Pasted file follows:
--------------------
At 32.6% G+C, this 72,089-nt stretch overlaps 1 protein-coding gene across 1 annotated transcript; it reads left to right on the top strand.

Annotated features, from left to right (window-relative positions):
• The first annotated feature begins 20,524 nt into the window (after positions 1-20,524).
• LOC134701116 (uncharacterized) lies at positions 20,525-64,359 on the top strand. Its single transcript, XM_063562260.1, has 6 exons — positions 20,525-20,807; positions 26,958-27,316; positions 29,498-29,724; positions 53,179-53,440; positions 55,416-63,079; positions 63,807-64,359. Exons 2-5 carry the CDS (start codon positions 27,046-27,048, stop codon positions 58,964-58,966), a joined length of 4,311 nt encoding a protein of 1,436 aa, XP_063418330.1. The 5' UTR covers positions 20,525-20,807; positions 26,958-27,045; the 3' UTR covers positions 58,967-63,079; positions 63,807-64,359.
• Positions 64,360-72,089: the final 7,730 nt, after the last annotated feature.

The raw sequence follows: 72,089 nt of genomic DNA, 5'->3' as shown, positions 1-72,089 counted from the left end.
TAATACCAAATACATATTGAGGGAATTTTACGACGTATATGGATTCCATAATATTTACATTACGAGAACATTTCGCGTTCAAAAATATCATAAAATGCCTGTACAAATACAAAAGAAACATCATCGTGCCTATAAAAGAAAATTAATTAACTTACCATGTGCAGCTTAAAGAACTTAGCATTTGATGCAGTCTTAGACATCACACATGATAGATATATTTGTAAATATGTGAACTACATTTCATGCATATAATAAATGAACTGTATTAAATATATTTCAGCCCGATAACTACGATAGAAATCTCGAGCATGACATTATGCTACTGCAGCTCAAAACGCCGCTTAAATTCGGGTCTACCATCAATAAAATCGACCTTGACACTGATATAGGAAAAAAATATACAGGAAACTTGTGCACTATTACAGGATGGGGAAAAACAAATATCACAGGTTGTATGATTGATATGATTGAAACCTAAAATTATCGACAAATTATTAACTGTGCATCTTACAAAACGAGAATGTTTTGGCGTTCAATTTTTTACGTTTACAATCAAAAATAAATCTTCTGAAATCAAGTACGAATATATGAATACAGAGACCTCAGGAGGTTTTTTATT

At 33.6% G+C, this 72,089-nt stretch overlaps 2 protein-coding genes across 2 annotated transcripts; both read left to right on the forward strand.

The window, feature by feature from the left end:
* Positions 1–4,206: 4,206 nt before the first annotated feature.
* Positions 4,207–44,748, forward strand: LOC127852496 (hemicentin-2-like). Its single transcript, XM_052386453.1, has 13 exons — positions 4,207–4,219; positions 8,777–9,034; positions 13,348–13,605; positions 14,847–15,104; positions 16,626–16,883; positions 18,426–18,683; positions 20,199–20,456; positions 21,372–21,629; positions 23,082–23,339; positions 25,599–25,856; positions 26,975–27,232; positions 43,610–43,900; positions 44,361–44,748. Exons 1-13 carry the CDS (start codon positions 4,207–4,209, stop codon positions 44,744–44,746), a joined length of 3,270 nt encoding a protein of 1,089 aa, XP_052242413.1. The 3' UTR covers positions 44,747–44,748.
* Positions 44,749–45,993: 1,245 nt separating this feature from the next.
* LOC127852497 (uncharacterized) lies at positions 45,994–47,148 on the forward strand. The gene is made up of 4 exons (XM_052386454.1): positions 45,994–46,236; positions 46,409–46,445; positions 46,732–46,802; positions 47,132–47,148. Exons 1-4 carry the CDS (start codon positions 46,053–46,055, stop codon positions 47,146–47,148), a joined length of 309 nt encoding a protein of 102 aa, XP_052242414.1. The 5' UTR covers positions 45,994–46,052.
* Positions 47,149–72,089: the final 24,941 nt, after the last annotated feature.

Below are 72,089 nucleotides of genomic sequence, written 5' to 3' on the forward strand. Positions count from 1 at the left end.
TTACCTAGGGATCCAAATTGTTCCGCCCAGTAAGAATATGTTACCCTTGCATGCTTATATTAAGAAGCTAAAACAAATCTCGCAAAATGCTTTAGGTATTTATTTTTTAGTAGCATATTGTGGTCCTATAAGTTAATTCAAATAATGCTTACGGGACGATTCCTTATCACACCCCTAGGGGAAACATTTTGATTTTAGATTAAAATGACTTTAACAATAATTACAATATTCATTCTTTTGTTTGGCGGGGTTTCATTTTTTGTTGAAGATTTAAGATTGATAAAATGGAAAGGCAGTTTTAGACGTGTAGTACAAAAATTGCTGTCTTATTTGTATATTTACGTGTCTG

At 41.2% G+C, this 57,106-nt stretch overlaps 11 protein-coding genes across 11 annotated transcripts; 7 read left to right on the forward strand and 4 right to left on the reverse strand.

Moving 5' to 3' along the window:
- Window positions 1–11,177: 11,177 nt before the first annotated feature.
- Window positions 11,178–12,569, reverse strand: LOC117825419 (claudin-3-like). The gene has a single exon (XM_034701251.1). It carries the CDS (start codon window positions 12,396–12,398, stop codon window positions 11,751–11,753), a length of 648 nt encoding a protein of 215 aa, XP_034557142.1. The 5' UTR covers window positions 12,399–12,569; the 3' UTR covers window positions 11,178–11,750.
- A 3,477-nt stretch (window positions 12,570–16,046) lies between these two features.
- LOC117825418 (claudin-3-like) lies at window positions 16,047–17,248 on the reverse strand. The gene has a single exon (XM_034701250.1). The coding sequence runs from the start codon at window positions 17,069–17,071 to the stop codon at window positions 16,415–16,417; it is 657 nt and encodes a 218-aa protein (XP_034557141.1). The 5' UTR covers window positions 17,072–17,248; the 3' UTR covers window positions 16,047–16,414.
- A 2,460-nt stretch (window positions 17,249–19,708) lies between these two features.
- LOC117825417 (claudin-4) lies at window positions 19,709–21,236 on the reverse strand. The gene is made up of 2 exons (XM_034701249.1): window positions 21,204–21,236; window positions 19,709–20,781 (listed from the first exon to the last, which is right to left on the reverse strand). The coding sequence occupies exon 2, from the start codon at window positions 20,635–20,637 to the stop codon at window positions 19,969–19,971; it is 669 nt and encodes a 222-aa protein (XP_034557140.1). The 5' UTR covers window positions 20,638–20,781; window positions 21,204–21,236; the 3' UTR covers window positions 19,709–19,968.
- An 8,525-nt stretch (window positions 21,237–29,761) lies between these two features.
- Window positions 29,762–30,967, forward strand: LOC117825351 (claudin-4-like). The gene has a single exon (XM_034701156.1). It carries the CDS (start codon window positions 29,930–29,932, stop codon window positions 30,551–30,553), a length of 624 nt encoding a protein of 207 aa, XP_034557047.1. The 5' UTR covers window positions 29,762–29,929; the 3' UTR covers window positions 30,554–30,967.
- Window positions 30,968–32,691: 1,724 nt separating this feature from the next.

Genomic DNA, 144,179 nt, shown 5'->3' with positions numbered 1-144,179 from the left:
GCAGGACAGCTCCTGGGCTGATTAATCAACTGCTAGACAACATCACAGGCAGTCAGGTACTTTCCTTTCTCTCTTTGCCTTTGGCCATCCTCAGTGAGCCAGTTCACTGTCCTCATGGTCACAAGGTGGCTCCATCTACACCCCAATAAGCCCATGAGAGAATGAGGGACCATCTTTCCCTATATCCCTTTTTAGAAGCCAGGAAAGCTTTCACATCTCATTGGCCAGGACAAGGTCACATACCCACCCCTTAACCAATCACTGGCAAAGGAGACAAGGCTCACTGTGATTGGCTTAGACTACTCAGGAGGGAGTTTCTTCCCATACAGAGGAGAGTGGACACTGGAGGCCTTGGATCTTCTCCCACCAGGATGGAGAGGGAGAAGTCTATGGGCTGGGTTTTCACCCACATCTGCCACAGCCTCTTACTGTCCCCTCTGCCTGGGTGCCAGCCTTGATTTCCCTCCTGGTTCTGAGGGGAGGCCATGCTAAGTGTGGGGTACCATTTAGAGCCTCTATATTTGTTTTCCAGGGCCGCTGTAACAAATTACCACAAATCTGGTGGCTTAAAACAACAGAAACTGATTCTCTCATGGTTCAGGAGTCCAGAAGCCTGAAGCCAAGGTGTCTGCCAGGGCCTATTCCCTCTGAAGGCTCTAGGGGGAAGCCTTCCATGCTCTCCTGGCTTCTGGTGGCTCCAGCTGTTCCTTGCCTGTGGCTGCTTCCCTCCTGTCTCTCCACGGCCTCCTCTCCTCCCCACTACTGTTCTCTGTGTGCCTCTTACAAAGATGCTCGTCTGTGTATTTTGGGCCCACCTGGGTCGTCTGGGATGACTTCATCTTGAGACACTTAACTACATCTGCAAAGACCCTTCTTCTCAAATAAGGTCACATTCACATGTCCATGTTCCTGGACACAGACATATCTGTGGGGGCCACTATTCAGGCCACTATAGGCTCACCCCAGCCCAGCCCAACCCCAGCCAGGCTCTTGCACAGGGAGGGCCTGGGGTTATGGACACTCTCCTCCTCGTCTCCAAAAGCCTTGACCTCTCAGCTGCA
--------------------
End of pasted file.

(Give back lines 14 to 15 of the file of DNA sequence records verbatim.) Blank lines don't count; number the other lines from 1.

* Positions 47,149–72,089: the final 24,941 nt, after the last annotated feature.

Below are 72,089 nucleotides of genomic sequence, written 5' to 3' on the forward strand. Positions count from 1 at the left end.